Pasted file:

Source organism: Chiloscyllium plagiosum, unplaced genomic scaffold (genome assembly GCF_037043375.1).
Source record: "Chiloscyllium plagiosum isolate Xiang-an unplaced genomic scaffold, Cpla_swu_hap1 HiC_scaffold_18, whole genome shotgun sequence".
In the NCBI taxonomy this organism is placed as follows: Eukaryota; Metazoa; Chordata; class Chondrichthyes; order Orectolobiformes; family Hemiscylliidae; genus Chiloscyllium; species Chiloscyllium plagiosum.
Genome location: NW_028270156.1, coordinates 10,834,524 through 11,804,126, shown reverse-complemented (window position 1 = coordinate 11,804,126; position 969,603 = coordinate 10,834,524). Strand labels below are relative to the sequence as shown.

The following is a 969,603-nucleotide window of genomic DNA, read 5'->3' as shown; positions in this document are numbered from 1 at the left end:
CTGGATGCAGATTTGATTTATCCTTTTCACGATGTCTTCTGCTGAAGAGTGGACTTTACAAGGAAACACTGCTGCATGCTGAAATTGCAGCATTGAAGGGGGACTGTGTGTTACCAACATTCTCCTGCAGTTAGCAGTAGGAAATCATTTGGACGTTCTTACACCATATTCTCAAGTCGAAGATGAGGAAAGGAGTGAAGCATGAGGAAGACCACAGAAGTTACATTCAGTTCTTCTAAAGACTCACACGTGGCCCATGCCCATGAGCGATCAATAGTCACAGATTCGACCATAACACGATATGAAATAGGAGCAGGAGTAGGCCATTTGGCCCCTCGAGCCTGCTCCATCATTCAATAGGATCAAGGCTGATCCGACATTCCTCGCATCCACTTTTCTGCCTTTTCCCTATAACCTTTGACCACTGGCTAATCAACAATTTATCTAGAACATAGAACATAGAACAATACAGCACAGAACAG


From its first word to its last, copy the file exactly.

Source organism: Chiloscyllium plagiosum, unplaced genomic scaffold (genome assembly GCF_037043375.1).
Source record: "Chiloscyllium plagiosum isolate Xiang-an unplaced genomic scaffold, Cpla_swu_hap1 HiC_scaffold_18, whole genome shotgun sequence".
In the NCBI taxonomy this organism is placed as follows: Eukaryota; Metazoa; Chordata; class Chondrichthyes; order Orectolobiformes; family Hemiscylliidae; genus Chiloscyllium; species Chiloscyllium plagiosum.
Genome location: NW_028270156.1, coordinates 10,834,524 through 11,804,126, shown reverse-complemented (window position 1 = coordinate 11,804,126; position 969,603 = coordinate 10,834,524). Strand labels below are relative to the sequence as shown.

The following is a 969,603-nucleotide window of genomic DNA, read 5'->3' as shown; positions in this document are numbered from 1 at the left end:
CTGGATGCAGATTTGATTTATCCTTTTCACGATGTCTTCTGCTGAAGAGTGGACTTTACAAGGAAACACTGCTGCATGCTGAAATTGCAGCATTGAAGGGGGACTGTGTGTTACCAACATTCTCCTGCAGTTAGCAGTAGGAAATCATTTGGACGTTCTTACACCATATTCTCAAGTCGAAGATGAGGAAAGGAGTGAAGCATGAGGAAGACCACAGAAGTTACATTCAGTTCTTCTAAAGACTCACACGTGGCCCATGCCCATGAGCGATCAATAGTCACAGATTCGACCATAACACGATATGAAATAGGAGCAGGAGTAGGCCATTTGGCCCCTCGAGCCTGCTCCATCATTCAATAGGATCAAGGCTGATCCGACATTCCTCGCATCCACTTTTCTGCCTTTTCCCTATAACCTTTGACCACTGGCTAATCAACAATTTATCTAGAACATAGAACATAGAACAATACAGCACAGAACAG